Previously: How physicians address obesity may affect patients’ success in losing weight, To meet weight loss goals, start exercise and healthy eating programs at the same time, The trouble with the current calorie-counting system, Smaller plates may not be helpful tools for dieters, study suggests and Losing vitamins – along with weight – on a diet

Behavioral Science, Nutrition, Obesity, Research, Women's Health

Obesity and smoking together may decrease taste of fat and sweet but increase consumption

puddingA study from Washington University School of Medicine in St. Louis and Philadelphia’s Monell Center has found that obese women who smoke cigarettes may have reduced sensitivity to the tastes of sweetness and fat in food and may be more likely to eat more calories.

Researchers engaged 47 female participants ages 21 to 41, grouped as follows: obese smokers, obese nonsmokers, normal-weight smokers, and normal-weight nonsmokers. All of the participants tasted vanilla puddings and were asked to rate the sweetness and creaminess of each one. The researchers found that the women who were obese and smokers rated less creaminess and sweetness in the puddings than the other three groups did.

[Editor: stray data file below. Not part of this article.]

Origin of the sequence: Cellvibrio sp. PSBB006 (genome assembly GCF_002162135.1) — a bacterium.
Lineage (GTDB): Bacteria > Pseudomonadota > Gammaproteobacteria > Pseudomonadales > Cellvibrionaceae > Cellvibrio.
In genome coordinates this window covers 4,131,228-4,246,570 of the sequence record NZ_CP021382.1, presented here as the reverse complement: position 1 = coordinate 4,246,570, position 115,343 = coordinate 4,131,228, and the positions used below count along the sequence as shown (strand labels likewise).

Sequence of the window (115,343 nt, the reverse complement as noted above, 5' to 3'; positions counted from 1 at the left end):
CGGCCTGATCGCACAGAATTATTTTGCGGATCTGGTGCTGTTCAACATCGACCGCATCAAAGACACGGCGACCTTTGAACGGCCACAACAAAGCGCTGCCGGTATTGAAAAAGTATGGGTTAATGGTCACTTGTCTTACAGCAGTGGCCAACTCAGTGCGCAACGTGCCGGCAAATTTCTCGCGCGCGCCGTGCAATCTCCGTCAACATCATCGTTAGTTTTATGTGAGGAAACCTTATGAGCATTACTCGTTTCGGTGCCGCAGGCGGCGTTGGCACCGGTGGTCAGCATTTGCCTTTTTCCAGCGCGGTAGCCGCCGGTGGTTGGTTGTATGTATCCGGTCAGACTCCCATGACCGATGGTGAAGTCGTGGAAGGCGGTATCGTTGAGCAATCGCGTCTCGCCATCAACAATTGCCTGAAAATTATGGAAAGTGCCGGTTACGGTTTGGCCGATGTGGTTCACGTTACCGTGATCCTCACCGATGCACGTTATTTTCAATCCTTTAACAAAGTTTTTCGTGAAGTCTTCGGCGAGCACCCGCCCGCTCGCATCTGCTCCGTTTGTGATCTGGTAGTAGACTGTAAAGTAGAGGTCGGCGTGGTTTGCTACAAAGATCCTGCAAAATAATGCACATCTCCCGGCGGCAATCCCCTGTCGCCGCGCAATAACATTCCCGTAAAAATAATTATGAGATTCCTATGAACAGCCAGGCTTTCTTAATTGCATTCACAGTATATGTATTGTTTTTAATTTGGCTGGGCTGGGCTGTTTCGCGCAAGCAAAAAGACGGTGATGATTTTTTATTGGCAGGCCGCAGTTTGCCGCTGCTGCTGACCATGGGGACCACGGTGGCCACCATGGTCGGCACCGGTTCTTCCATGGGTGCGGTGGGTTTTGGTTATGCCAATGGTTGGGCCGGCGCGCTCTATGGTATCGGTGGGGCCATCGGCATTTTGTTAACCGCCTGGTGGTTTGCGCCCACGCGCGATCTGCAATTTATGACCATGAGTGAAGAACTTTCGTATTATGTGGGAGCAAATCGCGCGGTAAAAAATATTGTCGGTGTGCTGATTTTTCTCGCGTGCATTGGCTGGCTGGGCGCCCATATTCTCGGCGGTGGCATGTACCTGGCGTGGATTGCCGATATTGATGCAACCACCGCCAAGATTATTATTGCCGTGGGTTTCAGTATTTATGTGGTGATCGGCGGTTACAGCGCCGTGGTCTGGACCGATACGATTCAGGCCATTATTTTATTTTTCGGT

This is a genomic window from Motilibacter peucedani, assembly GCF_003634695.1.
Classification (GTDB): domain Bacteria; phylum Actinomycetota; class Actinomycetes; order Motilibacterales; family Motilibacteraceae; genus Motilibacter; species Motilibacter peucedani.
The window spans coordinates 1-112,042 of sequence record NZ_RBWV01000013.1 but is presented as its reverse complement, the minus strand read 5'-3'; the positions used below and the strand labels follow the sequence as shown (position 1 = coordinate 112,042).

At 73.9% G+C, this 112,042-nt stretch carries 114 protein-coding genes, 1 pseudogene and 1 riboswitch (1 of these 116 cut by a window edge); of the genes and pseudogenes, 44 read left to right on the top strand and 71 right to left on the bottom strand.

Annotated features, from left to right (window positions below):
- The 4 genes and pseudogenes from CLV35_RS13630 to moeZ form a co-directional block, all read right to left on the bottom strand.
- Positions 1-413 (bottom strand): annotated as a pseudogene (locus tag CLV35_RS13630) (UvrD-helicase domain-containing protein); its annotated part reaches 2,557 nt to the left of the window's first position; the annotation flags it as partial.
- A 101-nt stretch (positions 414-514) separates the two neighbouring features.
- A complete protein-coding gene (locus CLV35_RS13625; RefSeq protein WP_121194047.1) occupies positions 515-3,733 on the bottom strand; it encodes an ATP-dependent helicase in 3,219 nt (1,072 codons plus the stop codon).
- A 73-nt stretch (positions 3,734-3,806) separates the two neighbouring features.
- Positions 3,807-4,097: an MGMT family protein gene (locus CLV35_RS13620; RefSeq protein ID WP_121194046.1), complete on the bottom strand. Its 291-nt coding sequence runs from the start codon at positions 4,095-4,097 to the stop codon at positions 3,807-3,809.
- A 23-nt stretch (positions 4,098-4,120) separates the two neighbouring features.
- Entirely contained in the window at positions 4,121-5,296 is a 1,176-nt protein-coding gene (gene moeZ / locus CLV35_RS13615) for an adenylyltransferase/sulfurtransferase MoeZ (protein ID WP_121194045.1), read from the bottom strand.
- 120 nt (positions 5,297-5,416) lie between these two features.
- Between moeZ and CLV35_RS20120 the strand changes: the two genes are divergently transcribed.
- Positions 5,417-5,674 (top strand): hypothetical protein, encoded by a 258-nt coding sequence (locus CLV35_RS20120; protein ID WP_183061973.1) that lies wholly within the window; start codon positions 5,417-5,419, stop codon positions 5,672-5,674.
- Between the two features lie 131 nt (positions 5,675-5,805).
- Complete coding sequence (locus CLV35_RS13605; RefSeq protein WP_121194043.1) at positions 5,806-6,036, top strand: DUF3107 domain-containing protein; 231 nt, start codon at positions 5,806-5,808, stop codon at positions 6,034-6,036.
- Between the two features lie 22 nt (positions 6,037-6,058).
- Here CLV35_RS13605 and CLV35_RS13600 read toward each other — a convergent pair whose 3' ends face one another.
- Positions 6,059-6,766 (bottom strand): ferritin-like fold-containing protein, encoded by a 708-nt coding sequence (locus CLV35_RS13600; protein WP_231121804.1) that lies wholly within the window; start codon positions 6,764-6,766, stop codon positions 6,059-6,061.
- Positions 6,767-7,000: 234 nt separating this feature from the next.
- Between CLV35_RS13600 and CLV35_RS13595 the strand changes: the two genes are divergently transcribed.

From a release:

[Study author Yanina Pepino, PhD,] cautioned that the study only identified associations between smoking and taste rather than definitive reasons why obese smokers were less likely to detect fat and sweetness. But the findings imply that the ability to perceive fat and sweetness — and to derive pleasure from food — is compromised in female smokers who are obese, which could contribute to the consumption of more calories.